Daniel Victor and Tiffany May
c.2019 New York Times News Service
HONG KONG — Some would say she cheated. Others would say she found an efficient way to finish her tedious assignment and ought to be applauded for her initiative.
The debate lit up Chinese social media this week after the Qianjiang Evening News reported that a teenage girl had found a loophole for her homework: She bought a robot that mimicked her handwriting. Instead of having to manually copy phrases or selections from a textbook dozens of times, a repetitive task common in learning Chinese, she could just teach the robot to do it for her.
On Weibo, a popular social media platform, commenters who had suffered through endless hours of similar homework themselves were split, though most appeared to be sympathetic or even impressed.
“Give her a break. How meaningful is copying anyway?” one commenter asked.
“The difference between humans and other animals is that they know how to make and use tools,” another reasoned. “This young lady already knows how to do this.”
Proficiently reading and writing in Chinese requires knowing thousands of characters. Copying them repeatedly is often seen as a necessary step in learning how to write them. In addition to being tested on individual characters, they may also be asked to transcribe a literary text from memory — an assignment usually dreaded by students.
Like Bart in the opening sequence of “The Simpsons,” students can also be punished by being made to write out texts repeatedly; unlike Bart, they are often ordered to copy whole textbook chapters, not just single sentences. Chinese curriculums in both the sciences and humanities prize rote memorization.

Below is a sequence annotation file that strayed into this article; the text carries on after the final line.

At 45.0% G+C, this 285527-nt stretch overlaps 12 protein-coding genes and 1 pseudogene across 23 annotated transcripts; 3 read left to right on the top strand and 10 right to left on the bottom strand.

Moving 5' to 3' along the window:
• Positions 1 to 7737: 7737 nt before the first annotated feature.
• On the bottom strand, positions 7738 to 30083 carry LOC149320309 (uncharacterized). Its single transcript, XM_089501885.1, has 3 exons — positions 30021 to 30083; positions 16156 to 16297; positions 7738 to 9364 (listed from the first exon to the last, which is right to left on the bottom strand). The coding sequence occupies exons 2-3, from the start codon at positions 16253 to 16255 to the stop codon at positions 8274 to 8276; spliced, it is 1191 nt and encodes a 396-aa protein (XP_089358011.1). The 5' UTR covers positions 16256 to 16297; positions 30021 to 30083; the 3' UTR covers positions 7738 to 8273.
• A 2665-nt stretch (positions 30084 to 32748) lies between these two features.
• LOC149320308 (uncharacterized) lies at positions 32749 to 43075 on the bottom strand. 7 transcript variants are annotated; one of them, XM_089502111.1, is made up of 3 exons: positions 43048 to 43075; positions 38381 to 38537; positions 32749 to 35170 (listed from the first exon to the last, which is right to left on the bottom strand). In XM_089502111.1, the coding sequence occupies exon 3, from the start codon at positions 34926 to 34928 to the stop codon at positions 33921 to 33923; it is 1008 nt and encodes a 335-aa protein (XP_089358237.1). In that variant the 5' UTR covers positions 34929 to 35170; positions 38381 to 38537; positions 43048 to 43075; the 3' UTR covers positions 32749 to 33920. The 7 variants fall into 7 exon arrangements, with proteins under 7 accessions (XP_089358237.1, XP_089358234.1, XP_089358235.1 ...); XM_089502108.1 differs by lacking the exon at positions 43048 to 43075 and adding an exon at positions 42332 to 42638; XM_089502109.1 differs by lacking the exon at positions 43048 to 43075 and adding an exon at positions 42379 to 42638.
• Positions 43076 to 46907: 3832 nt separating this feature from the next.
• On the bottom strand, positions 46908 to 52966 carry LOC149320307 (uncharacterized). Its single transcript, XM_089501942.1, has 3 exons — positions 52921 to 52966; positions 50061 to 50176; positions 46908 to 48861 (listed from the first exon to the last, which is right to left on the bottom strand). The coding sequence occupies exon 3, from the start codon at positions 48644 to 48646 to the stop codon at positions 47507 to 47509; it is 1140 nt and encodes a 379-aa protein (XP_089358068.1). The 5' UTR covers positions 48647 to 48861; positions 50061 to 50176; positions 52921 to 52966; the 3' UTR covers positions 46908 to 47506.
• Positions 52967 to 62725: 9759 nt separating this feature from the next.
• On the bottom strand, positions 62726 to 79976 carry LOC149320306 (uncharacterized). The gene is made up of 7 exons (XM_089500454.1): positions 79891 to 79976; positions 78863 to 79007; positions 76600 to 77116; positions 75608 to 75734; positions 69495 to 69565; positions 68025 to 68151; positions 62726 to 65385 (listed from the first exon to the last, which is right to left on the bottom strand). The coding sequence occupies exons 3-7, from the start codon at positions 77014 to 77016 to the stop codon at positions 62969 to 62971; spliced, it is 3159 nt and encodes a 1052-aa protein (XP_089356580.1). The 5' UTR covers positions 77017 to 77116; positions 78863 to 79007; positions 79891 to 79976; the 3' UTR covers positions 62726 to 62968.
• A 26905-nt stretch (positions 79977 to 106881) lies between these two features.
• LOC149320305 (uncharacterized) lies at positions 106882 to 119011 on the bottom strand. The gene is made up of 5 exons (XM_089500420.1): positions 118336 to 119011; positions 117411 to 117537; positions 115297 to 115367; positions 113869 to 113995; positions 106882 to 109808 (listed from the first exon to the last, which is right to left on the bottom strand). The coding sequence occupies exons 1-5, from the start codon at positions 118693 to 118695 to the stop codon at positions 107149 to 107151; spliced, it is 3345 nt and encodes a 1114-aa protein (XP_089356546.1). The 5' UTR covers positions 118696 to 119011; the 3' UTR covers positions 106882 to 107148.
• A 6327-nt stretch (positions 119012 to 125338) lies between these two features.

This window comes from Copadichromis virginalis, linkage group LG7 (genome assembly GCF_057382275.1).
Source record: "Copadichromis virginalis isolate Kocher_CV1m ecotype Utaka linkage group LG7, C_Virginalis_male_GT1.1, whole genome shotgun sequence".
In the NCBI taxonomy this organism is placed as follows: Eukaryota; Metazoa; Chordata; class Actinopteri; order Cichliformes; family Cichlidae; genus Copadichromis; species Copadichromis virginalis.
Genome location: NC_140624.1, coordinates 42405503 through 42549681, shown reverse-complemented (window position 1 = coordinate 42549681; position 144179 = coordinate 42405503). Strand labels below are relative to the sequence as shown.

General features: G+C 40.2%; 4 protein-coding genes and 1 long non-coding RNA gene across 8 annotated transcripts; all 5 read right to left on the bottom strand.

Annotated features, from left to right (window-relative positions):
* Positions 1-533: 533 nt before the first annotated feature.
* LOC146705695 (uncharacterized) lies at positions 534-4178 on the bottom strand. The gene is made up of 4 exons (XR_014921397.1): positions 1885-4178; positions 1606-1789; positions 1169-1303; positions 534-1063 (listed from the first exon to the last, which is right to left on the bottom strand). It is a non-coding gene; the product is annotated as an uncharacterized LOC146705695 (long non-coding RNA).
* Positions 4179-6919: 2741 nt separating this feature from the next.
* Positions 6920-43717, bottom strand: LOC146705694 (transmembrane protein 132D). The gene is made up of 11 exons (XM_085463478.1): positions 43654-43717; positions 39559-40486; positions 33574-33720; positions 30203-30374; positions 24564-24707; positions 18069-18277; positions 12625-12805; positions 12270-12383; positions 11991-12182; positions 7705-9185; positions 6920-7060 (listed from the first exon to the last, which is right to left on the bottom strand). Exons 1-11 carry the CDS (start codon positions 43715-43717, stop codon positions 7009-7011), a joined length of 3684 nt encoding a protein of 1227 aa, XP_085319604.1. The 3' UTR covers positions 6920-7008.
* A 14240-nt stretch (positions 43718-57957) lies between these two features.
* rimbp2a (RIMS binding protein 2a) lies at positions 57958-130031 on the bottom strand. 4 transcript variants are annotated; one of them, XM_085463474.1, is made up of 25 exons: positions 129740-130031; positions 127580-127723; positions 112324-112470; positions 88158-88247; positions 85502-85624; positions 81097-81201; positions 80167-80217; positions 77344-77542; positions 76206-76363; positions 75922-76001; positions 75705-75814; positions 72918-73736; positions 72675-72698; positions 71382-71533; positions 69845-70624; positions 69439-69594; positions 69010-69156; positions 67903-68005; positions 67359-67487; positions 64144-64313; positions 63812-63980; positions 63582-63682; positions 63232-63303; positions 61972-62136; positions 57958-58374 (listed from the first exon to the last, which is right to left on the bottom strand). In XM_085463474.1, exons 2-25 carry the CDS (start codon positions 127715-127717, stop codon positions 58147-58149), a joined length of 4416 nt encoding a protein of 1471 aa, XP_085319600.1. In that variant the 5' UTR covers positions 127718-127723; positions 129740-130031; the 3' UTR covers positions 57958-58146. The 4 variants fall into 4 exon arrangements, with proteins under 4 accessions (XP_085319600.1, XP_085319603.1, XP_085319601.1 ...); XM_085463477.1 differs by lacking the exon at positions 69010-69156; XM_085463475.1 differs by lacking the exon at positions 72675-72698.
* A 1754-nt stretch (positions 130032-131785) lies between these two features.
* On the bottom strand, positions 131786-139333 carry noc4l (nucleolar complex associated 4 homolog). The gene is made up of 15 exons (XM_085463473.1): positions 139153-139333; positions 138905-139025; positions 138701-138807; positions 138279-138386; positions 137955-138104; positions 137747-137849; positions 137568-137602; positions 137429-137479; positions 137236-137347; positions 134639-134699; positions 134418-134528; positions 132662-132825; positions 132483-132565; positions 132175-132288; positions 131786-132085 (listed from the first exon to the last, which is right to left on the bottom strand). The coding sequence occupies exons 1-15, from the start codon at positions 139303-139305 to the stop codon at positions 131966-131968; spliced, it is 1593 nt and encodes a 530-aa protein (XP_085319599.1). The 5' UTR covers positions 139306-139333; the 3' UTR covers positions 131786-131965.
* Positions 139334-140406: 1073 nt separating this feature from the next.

The Chinese newspaper reported that the girl had spent about 800 yuan, or $120, that she had saved from Lunar New Year presents to buy the robot.
She finished a slew of text-copying assignments in two days, much faster than her mother expected, the newspaper reported. The mother discovered — and then smashed — the machine while cleaning the girl’s room, according to the article.
Such technology typically uses robotics to drag a pen across an anchored piece of paper. Some of the products feature pre-loaded handwriting styles, while some allow users to digitize and copy their own handwriting.
The robots are a modern update to a technology that has long existed. At its most basic level, it’s easy to create custom stamps that replicate a signature. Barack Obama was the first American president to use an autopen to sign legislation, though presidents since Harry Truman have used them for correspondence.
A New York-based company, Bond, uses similar robots to send “handwritten” notes by the thousands. The company says it is “dedicated to re-creating the nuance and beauty of human writing.”
It’s also not the first time intrepid Chinese students have found ways to cut corners on their copying assignments.
“Back in the day, we already felt so smug for tying two pens together,” one Weibo commenter said.